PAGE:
The Newbery Winner of 1987 (and illustrated by the great Peter Sis) The Whipping Boy was a surprisingly funny read, complete with dancing bear, blundering con men and a bratty prince with an untapped heart. Even kids who are not necessarily interested in historical fiction will find points of interest in this book. The story is told from the perspective of the prince's whipping boy, an orphan named Jemmy. If you, like me, before I read this book, have no idea what a whipping boy is, it's a designated person to suffer punishments on the prince's behalf. Since the prince in this tale is rotten, Jemmy takes many whippings, a fact the prince cares about very little. When they run away together, Prince Brat (as he is also called) begins to learn the errors of his ways, and he and Jemmy strike up an unlikely friendship. At 89 pages long, even more reluctant readers will be unafraid to pick up this absurd little tale of empathy, trust and friendship. Perfect for early readers making the transition to chapter books, with a pleasantly snarky narrative voice.

Monday, September 21, 2009

after long radio silence...

Alas, I am terrible at keeping up with this blog. But, fortunately, I'm better at reading than I am at writing, and so I have plenty of books to write about! For today, I'll start with these 3:

I Am Apache, by Tanya Landman: A YA book meant for readers age 12 and up (but that I have already recommend to mature 10 year old readers), I Am Apache is an elegantly written story about an Apache (duh) woman who decides, after the untimely and violent death of her younger brother, to follow the path to become a warrior. All my ra-ra-ra feminism aside, it's an psychologically compelling read, if not a little heavy-handed. One of the things I've found myself wondering as I read it was (since Landman is British, and hence has not been subjected to all the PA announcement tropes including Native Americans and the environment, you know the one, with the one tear) if some of the language choices were a little stale. A "heart soaring like an eagle over the plain" for example, did not feel particularly fresh. But other than moments like that (of which there were relatively few) it's a wonderful read for those who want to be a tough woman, who are tough women already, or just love tough women on principle.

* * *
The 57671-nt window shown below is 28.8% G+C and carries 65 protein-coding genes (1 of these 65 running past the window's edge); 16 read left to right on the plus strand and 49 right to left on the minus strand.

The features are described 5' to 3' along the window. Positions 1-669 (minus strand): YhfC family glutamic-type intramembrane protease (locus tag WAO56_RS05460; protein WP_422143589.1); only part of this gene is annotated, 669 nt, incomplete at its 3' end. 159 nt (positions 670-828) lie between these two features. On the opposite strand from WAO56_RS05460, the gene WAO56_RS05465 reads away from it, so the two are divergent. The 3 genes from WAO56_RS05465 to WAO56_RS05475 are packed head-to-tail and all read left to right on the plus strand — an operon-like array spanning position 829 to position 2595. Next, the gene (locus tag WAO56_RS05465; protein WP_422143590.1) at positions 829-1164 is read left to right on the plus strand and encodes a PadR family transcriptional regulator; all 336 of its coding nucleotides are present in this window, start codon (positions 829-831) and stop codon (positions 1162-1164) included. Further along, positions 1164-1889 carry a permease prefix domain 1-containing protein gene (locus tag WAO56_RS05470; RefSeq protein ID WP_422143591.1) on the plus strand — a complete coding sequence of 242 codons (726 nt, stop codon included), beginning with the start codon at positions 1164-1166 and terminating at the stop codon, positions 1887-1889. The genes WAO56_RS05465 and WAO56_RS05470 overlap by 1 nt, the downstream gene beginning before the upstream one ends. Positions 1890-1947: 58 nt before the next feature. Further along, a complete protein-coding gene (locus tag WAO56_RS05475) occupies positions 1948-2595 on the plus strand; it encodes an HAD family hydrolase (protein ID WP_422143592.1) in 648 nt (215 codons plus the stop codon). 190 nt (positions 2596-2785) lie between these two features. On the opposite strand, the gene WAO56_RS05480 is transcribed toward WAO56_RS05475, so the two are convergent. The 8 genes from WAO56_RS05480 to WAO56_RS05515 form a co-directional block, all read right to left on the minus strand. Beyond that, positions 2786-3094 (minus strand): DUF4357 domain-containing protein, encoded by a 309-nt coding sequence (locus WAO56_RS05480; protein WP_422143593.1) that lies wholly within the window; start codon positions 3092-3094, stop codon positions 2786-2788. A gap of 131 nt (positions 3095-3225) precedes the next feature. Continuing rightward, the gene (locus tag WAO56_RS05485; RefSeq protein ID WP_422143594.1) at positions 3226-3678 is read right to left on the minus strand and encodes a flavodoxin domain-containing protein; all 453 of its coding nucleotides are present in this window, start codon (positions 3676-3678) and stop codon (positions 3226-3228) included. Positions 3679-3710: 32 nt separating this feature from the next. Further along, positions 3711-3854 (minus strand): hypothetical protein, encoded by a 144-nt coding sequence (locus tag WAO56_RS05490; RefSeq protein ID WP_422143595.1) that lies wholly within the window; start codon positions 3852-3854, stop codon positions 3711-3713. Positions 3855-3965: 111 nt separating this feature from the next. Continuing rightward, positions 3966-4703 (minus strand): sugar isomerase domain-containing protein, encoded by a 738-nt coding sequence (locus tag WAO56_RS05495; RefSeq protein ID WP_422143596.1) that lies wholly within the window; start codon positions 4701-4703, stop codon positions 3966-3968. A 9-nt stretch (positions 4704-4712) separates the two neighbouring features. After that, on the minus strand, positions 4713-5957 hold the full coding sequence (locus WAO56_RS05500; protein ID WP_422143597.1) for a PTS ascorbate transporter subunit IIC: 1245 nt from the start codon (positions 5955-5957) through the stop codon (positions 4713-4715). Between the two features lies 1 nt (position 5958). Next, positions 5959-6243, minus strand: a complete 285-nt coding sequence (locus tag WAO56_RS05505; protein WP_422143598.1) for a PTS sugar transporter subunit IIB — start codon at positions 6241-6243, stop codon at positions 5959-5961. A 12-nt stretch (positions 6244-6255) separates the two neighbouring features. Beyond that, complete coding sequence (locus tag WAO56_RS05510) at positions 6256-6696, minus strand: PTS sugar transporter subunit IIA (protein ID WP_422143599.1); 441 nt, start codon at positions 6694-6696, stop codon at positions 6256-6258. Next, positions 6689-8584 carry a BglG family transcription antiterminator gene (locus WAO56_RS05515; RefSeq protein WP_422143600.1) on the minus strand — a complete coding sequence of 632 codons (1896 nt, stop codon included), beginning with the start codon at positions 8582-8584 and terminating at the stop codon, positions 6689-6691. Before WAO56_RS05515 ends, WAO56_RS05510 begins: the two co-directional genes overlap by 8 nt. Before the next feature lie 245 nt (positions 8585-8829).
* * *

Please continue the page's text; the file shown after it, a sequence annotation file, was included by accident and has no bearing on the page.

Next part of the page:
Jasper Dash and the Flame-Pits of Delaware by MT Anderson: Anderson is always my favorite. Even when he's writing silly stories in a fictional Delaware, complete with kangaroo-riding cannibals, he's always the best. In this case for the motherly advice not to fall in love with boys whose names are like boarding schools (Choate, Thatcher, etc) because they'll just break your heart. Sound advice, Mrs. Mulligan. Sound advice. Jasper Dash is the third book in the Pals in Peril Series (previous MT Anderson's Thrilling Tales), a middle grade series in which each book is a satire of a particular genre-- the first was an alien invasion story, the second a mystery. This newest installment is an adventure story, akin to Tarzan, but with way more silliness. It's by far the longest volume in the series, and there are some parts where it gets a little long. But I could see why. I probably wouldn't want to edit anything out either, even if not doing so is to the detriment of the flow. Anderson's fictitious Delaware is so much fun, so absurd, so silly, that I for one couldn't pick anything that had to go.